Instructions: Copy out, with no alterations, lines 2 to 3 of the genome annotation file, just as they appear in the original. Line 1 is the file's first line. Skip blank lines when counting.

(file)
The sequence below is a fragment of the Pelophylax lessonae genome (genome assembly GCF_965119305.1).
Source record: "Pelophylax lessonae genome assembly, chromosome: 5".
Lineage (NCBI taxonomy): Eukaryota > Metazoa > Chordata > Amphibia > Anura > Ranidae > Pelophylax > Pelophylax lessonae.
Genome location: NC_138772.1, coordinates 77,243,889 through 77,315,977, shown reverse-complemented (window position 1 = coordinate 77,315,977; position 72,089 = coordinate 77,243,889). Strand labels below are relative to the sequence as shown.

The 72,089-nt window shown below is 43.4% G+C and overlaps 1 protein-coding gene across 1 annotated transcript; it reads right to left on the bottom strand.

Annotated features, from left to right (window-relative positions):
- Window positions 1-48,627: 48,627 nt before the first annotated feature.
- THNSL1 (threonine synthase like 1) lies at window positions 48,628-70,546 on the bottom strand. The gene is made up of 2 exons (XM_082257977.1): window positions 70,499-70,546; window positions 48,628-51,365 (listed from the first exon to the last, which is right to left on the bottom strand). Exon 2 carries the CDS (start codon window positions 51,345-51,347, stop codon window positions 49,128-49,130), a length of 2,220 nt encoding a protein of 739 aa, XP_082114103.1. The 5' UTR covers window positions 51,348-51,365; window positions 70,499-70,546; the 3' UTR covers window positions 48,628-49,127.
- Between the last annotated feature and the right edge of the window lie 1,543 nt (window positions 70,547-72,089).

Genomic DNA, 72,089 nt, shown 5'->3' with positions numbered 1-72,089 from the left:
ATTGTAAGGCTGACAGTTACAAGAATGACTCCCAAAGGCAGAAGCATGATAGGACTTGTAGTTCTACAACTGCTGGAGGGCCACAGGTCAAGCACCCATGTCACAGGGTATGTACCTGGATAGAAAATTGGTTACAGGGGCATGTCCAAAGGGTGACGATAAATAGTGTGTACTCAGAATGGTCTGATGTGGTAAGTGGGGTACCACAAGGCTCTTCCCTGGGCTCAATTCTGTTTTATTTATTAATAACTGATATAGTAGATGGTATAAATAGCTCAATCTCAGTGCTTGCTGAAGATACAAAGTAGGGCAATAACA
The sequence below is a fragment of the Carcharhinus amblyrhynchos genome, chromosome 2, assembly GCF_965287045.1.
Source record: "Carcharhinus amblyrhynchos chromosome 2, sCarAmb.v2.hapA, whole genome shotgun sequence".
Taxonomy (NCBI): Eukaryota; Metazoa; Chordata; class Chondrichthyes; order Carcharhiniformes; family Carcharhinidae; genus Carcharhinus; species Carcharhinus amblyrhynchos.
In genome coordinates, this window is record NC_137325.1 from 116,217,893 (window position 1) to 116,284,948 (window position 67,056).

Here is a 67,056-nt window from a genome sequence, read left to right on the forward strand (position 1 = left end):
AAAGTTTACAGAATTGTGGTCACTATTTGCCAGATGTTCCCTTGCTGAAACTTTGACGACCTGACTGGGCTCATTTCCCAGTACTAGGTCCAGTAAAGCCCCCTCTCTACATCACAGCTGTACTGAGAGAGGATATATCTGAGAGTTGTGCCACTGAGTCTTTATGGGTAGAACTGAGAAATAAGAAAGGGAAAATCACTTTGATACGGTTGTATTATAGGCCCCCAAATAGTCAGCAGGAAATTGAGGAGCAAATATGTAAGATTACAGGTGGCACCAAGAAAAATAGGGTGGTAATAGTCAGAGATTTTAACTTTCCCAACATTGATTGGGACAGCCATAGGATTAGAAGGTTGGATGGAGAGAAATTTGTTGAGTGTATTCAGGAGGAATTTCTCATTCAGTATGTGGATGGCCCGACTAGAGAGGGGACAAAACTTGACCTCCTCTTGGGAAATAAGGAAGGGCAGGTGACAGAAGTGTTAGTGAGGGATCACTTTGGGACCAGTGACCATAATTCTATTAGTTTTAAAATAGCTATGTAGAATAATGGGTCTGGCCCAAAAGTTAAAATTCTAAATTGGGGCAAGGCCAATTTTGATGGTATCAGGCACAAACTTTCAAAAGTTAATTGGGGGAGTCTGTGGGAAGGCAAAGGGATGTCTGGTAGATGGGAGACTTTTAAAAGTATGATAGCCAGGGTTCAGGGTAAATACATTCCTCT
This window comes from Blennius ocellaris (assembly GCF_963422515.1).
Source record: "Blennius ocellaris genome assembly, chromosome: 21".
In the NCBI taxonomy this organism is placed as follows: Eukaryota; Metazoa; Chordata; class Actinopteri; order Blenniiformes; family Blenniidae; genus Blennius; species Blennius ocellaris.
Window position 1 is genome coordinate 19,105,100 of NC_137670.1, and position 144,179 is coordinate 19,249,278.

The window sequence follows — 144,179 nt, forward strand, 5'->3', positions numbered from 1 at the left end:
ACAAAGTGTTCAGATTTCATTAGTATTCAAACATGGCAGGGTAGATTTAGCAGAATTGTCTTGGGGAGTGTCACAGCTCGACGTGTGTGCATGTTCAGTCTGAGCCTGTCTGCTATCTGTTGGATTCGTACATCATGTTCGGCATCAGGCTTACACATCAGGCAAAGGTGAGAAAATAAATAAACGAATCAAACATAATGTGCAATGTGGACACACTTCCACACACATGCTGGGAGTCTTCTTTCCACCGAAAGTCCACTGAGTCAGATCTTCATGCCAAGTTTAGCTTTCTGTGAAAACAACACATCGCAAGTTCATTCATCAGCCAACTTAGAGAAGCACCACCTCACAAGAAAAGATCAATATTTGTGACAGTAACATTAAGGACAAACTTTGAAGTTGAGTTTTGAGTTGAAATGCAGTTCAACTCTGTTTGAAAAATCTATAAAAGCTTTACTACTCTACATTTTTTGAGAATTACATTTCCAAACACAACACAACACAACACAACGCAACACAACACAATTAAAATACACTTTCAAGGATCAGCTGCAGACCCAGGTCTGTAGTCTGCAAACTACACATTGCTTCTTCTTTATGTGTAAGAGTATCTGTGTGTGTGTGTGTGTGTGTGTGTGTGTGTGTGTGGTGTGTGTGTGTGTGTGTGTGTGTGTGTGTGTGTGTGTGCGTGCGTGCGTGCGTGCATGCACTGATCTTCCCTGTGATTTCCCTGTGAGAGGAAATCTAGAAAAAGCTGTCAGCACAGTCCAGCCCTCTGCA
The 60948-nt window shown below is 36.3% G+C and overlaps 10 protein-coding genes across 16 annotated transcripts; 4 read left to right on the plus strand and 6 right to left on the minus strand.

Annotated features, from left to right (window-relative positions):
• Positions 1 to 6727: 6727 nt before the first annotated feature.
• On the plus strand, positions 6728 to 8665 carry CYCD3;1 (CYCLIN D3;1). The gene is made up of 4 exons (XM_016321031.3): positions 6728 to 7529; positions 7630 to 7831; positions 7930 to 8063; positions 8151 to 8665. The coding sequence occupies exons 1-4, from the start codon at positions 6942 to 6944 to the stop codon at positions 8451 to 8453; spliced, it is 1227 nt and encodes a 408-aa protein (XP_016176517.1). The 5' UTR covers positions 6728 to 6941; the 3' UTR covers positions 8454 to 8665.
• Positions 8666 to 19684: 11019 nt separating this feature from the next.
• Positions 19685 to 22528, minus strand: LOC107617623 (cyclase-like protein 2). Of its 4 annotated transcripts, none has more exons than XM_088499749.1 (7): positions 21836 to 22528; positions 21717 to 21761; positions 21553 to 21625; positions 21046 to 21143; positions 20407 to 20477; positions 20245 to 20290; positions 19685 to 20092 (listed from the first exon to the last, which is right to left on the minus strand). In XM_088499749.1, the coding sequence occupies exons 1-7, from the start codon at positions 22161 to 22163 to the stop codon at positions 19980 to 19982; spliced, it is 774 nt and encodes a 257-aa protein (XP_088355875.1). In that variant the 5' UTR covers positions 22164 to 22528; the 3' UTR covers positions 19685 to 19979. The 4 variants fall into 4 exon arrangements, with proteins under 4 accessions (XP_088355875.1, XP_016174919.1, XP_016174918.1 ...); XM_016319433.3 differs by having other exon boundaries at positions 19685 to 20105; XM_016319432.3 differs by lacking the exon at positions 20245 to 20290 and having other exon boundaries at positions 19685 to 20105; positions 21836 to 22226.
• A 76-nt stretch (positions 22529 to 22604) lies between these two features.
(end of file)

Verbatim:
Source record: "Pelophylax lessonae genome assembly, chromosome: 5".
Lineage (NCBI taxonomy): Eukaryota > Metazoa > Chordata > Amphibia > Anura > Ranidae > Pelophylax > Pelophylax lessonae.